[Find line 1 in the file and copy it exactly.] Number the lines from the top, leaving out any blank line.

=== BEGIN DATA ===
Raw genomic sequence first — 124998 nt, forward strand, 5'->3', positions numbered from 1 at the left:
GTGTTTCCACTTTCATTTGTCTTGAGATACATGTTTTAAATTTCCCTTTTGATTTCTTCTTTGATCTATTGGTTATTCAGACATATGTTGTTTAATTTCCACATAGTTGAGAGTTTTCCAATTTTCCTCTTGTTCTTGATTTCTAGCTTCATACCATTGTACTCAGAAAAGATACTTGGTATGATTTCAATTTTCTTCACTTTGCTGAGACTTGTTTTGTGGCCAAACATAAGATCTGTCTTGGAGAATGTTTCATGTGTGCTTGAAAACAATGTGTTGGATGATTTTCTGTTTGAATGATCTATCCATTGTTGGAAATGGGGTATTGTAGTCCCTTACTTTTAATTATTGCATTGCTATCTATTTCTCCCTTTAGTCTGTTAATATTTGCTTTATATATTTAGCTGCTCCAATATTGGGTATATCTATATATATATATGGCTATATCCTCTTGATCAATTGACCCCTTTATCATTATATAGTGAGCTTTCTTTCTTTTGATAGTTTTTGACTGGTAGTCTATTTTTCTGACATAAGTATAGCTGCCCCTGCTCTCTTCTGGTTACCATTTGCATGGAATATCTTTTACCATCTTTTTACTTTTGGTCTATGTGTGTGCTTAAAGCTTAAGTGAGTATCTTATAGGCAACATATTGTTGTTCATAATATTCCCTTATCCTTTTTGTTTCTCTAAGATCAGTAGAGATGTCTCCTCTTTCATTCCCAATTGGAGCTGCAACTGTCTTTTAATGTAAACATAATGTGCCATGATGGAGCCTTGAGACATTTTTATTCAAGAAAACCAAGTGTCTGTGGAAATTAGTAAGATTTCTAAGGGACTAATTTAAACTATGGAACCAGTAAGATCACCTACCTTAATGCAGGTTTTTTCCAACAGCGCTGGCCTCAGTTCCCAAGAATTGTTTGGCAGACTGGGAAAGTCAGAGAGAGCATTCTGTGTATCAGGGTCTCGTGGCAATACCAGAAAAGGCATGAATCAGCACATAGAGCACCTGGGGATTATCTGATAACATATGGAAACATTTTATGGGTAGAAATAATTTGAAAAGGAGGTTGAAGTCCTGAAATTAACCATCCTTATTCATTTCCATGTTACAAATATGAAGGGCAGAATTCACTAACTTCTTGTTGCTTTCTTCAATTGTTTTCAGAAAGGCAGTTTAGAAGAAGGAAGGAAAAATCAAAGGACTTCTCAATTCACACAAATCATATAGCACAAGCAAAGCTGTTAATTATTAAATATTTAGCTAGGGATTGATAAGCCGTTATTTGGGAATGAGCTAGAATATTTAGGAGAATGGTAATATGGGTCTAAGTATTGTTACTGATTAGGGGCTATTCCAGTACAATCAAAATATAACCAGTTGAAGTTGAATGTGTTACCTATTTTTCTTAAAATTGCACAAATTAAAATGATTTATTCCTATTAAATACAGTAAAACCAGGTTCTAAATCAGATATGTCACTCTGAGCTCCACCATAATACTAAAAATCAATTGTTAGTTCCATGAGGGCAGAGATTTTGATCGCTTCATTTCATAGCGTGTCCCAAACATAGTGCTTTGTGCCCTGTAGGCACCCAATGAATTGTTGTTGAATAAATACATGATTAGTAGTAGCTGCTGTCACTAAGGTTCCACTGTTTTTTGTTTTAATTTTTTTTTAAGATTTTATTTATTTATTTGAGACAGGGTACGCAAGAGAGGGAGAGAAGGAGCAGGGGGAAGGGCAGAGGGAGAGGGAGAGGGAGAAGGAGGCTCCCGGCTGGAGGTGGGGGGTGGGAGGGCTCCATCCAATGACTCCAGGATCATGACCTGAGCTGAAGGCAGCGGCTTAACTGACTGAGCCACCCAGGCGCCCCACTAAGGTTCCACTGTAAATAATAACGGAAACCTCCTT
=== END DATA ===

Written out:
Raw genomic sequence first — 124998 nt, forward strand, 5'->3', positions numbered from 1 at the left: